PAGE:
Pall. Yes. Microsoft Research began developing the concept and technology about five years ago. They called it a “ringcam.” They set out to create a high-resolution device capable of capturing images from all around a conference room, digitally stitching together images and then feeding them through a PC. And, just as importantly, they sought to do all of these things with standard, off-the-shelf components so their device would be much less expensive than other omnidirectional conferencing systems.

RoundTable is the culmination of this effort. Earlier models have been on display for a few years at the Center for Information Work, a showroom here on the Redmond campus for our customers and partners to see our vision and what we’ve got in the pipeline for information workers.

I’ve been lucky to work on many great products, but RoundTable is absolutely one of the most innovative that I have seen in my career. To make the conferencing experience as realistic as possible, the developers solved some really tough technical problems, like how to equalize the light levels when one part of the conference room is darker than another.

PressPass: What are some of these technical challenges, and how did Microsoft overcome them?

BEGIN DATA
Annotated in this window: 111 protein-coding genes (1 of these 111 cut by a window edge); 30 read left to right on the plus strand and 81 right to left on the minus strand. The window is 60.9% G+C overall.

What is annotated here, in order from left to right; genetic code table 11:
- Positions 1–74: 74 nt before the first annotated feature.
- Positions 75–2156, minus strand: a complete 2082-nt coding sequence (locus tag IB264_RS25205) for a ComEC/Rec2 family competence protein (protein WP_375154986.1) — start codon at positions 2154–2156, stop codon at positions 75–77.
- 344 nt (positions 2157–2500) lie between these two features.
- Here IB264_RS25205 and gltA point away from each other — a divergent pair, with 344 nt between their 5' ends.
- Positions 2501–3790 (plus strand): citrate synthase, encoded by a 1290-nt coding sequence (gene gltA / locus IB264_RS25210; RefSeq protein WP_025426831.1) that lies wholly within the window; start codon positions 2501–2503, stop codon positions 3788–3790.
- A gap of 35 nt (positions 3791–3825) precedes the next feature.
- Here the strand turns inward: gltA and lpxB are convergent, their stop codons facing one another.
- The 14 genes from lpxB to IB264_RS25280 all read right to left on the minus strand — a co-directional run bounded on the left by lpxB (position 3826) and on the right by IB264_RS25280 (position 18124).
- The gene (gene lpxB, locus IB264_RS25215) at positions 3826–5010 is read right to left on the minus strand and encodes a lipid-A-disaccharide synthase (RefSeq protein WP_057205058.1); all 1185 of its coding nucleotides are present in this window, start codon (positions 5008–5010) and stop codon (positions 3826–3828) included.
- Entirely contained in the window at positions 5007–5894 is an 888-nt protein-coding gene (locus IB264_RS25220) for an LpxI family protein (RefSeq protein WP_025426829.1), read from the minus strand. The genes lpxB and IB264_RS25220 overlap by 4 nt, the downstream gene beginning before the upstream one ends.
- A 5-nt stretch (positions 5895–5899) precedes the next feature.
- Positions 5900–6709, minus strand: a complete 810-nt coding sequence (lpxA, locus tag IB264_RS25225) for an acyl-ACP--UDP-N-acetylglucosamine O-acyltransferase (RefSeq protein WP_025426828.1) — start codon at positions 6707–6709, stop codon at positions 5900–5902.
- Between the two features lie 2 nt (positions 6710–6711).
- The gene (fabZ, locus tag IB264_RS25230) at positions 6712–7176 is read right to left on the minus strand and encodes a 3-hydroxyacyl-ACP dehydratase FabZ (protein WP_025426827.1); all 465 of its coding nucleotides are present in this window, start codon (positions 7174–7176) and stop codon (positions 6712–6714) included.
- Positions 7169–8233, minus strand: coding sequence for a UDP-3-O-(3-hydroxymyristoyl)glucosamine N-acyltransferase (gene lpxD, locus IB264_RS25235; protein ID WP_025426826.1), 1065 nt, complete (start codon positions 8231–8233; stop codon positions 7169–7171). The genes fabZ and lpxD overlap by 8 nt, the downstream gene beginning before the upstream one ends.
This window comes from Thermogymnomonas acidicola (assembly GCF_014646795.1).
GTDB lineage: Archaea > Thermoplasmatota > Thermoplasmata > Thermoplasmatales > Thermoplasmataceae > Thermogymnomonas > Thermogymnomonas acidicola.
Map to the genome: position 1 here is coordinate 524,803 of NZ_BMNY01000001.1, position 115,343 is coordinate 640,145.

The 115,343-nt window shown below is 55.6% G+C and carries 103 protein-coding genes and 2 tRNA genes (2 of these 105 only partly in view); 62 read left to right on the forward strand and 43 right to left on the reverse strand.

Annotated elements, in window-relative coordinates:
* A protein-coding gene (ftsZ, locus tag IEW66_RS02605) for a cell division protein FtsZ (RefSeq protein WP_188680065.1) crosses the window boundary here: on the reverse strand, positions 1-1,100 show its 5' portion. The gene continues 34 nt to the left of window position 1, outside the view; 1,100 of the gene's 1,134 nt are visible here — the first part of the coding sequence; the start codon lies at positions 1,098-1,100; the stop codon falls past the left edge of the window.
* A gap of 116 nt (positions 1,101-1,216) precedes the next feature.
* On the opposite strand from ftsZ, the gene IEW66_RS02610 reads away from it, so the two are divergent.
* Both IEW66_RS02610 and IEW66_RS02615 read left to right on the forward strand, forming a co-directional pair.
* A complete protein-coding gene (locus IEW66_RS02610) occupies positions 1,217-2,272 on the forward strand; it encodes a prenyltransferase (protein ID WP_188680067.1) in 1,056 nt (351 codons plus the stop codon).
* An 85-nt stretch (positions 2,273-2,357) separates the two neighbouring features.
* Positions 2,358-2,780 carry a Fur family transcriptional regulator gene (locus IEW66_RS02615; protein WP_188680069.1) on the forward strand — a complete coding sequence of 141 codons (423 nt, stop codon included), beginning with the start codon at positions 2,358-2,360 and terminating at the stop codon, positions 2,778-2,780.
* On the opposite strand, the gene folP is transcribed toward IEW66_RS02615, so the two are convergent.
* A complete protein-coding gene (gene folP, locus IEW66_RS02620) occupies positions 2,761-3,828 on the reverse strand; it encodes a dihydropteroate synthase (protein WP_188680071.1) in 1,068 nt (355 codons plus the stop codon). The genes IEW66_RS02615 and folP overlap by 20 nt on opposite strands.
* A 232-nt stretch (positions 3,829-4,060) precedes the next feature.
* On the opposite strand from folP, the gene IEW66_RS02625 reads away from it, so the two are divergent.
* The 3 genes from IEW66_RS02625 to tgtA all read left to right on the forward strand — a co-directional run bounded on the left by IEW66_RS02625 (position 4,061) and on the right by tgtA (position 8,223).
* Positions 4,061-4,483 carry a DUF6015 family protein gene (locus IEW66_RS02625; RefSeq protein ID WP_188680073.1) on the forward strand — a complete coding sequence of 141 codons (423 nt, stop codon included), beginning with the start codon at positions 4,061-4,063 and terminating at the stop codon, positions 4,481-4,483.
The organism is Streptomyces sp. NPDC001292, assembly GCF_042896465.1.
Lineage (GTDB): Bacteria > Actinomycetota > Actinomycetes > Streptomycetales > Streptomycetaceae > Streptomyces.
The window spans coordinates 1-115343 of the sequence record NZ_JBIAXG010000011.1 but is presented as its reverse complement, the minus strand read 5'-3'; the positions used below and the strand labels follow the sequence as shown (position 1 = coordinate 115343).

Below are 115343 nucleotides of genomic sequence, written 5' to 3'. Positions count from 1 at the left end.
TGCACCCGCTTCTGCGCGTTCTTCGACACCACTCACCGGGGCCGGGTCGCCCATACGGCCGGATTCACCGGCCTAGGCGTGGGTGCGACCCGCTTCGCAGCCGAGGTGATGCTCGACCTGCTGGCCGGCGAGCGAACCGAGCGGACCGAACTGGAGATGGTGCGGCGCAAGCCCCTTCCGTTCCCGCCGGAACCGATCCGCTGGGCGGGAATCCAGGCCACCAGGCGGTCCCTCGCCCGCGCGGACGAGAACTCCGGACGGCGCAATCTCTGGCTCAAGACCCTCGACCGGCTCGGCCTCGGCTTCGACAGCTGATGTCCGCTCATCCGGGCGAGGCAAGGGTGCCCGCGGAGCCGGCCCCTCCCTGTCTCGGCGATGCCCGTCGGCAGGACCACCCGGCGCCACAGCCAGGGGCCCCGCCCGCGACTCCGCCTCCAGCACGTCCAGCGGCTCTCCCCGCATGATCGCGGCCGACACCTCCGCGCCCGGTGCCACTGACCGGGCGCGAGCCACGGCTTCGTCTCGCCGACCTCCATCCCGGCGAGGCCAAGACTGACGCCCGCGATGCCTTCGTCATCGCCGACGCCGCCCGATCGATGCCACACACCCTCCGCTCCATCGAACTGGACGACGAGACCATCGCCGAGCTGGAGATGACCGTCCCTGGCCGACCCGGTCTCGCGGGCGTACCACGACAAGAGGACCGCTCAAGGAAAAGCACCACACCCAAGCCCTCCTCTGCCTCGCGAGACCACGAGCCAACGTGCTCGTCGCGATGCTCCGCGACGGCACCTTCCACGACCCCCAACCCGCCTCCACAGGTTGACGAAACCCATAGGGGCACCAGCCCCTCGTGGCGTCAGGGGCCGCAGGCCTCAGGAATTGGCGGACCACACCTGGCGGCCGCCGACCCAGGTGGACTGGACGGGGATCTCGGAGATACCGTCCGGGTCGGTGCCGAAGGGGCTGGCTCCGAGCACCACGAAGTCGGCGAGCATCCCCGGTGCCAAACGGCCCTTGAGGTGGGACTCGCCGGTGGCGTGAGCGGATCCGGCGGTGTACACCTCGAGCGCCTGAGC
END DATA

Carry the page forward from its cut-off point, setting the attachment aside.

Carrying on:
Pall: For example, RoundTable must determine the dominant speaker in a conference room when several people are talking at the same time. It also must deal with background noises and hard surfaces that reflect sound. The developers ended up building six separate microphones into RoundTable to help differentiate between different sounds and isolate the dominant one thru a process called “beamforming.”

Each of these microphones is built into a different part of the device. Although sound travels fast – roughly 1,100 feet per second — there’s a slight time difference between when a microphone on one part of the device picks a speaker’s voice, as compared to a microphone on another part of the device. RoundTable calculates this difference in order to identify the source of the voice. It then uses visual cues to pinpoint, enlarge and emphasize the face of the speaker.

It’s an innovative, yet simple solution to complex problem.

PressPass: How does RoundTable differentiate between different sounds in the conference room?

Pall: One of the challenges is how to differentiate reflective vs. non-reflective sound – something that lots of speakerphones can’t do. In some cases, the sound that bounces off of, for example, white boards has the same energy level as a person’s voice. This can create a lot of noise and static for people who are on the other end of the speakerphone.